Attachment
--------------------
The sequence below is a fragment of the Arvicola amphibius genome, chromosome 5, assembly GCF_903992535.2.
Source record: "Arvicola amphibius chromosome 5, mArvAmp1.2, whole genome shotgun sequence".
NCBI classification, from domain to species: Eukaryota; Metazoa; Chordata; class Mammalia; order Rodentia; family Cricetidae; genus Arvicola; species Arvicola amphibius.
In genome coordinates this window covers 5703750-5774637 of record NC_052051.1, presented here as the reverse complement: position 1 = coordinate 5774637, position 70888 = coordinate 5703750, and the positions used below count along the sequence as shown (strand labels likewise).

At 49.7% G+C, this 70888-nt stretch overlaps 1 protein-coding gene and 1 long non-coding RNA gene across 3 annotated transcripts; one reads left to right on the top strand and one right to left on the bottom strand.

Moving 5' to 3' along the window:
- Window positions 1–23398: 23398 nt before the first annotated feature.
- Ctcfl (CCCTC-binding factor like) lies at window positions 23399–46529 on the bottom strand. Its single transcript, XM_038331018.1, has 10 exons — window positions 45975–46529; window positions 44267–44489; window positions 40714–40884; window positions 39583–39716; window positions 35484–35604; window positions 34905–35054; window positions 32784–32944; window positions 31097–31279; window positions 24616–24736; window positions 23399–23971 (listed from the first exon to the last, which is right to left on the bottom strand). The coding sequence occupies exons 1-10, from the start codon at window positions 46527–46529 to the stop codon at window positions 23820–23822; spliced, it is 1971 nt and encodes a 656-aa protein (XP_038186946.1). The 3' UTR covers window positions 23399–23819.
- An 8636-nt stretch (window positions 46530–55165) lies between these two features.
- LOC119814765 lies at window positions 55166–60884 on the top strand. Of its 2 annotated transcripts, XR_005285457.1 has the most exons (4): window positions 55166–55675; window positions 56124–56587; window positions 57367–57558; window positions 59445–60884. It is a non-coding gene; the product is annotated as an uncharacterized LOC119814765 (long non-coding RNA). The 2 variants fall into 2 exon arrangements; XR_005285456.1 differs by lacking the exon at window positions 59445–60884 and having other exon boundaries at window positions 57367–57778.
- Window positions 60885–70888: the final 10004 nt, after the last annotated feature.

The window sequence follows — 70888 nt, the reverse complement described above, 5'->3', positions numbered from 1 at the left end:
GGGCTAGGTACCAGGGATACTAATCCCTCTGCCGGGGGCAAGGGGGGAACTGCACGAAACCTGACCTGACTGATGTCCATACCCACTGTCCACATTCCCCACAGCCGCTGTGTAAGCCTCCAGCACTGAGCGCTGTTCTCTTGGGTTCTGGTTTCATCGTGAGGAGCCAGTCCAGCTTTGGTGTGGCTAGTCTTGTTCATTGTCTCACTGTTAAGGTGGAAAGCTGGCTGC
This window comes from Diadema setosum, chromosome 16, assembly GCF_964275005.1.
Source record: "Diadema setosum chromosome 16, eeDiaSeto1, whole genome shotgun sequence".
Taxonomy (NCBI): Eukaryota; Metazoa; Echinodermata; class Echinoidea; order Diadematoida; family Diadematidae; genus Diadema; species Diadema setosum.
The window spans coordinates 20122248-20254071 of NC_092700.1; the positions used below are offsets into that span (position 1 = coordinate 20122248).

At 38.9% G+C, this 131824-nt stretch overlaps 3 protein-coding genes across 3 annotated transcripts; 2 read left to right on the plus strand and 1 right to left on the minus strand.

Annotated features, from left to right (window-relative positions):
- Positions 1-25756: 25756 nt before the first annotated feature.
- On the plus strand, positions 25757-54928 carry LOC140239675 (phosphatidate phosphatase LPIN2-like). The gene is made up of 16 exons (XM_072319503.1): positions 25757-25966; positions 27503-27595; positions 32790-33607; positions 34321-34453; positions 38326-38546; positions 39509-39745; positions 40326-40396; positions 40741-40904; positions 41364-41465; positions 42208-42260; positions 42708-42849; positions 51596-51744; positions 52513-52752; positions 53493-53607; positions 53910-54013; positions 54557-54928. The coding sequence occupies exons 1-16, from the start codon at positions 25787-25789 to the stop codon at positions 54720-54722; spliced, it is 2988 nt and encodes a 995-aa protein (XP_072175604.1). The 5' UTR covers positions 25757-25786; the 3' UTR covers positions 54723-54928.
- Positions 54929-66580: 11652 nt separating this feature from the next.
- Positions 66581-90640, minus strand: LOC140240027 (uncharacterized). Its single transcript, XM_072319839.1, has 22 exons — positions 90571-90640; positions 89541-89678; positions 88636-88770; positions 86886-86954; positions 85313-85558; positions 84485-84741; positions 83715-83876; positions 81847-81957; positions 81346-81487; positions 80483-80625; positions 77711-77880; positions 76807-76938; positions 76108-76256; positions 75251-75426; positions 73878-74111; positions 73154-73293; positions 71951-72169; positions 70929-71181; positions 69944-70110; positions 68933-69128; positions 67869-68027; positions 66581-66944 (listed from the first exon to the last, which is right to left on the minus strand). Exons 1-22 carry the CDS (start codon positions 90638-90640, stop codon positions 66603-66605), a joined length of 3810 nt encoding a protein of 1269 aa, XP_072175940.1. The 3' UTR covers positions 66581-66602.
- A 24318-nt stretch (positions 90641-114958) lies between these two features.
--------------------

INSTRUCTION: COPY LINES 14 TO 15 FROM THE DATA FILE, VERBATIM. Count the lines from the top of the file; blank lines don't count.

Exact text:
This window comes from Diadema setosum, chromosome 16, assembly GCF_964275005.1.
Source record: "Diadema setosum chromosome 16, eeDiaSeto1, whole genome shotgun sequence".